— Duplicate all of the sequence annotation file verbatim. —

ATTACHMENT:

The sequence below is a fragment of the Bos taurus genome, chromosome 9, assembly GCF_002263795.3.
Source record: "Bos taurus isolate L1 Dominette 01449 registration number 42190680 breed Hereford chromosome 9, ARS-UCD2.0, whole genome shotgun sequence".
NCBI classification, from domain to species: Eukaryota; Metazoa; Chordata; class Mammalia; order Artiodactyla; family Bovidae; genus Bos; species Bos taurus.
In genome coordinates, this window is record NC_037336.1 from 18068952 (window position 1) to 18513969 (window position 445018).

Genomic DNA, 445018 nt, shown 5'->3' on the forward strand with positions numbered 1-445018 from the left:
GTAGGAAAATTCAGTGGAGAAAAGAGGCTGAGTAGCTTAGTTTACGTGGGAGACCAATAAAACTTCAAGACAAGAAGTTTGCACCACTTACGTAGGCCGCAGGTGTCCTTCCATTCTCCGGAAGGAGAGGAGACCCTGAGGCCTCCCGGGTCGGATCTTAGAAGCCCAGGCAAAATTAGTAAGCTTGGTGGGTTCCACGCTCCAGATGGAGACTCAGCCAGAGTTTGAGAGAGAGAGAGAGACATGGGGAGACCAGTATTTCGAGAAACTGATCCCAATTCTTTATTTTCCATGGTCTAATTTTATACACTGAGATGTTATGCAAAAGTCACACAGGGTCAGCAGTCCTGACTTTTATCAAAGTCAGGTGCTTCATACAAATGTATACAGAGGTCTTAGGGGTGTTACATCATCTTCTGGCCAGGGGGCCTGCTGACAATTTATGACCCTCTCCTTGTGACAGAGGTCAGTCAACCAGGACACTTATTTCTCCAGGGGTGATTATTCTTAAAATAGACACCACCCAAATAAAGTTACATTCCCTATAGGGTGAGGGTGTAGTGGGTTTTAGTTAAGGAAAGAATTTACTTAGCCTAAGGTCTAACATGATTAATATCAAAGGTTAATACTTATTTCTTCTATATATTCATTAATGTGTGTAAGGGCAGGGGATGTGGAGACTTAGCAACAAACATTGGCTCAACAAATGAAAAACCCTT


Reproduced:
The sequence below is a fragment of the Bos taurus genome, chromosome 9, assembly GCF_002263795.3.
Source record: "Bos taurus isolate L1 Dominette 01449 registration number 42190680 breed Hereford chromosome 9, ARS-UCD2.0, whole genome shotgun sequence".
NCBI classification, from domain to species: Eukaryota; Metazoa; Chordata; class Mammalia; order Artiodactyla; family Bovidae; genus Bos; species Bos taurus.
In genome coordinates, this window is record NC_037336.1 from 18068952 (window position 1) to 18513969 (window position 445018).

Genomic DNA, 445018 nt, shown 5'->3' on the forward strand with positions numbered 1-445018 from the left:
GTAGGAAAATTCAGTGGAGAAAAGAGGCTGAGTAGCTTAGTTTACGTGGGAGACCAATAAAACTTCAAGACAAGAAGTTTGCACCACTTACGTAGGCCGCAGGTGTCCTTCCATTCTCCGGAAGGAGAGGAGACCCTGAGGCCTCCCGGGTCGGATCTTAGAAGCCCAGGCAAAATTAGTAAGCTTGGTGGGTTCCACGCTCCAGATGGAGACTCAGCCAGAGTTTGAGAGAGAGAGAGAGACATGGGGAGACCAGTATTTCGAGAAACTGATCCCAATTCTTTATTTTCCATGGTCTAATTTTATACACTGAGATGTTATGCAAAAGTCACACAGGGTCAGCAGTCCTGACTTTTATCAAAGTCAGGTGCTTCATACAAATGTATACAGAGGTCTTAGGGGTGTTACATCATCTTCTGGCCAGGGGGCCTGCTGACAATTTATGACCCTCTCCTTGTGACAGAGGTCAGTCAACCAGGACACTTATTTCTCCAGGGGTGATTATTCTTAAAATAGACACCACCCAAATAAAGTTACATTCCCTATAGGGTGAGGGTGTAGTGGGTTTTAGTTAAGGAAAGAATTTACTTAGCCTAAGGTCTAACATGATTAATATCAAAGGTTAATACTTATTTCTTCTATATATTCATTAATGTGTGTAAGGGCAGGGGATGTGGAGACTTAGCAACAAACATTGGCTCAACAAATGAAAAACCCTT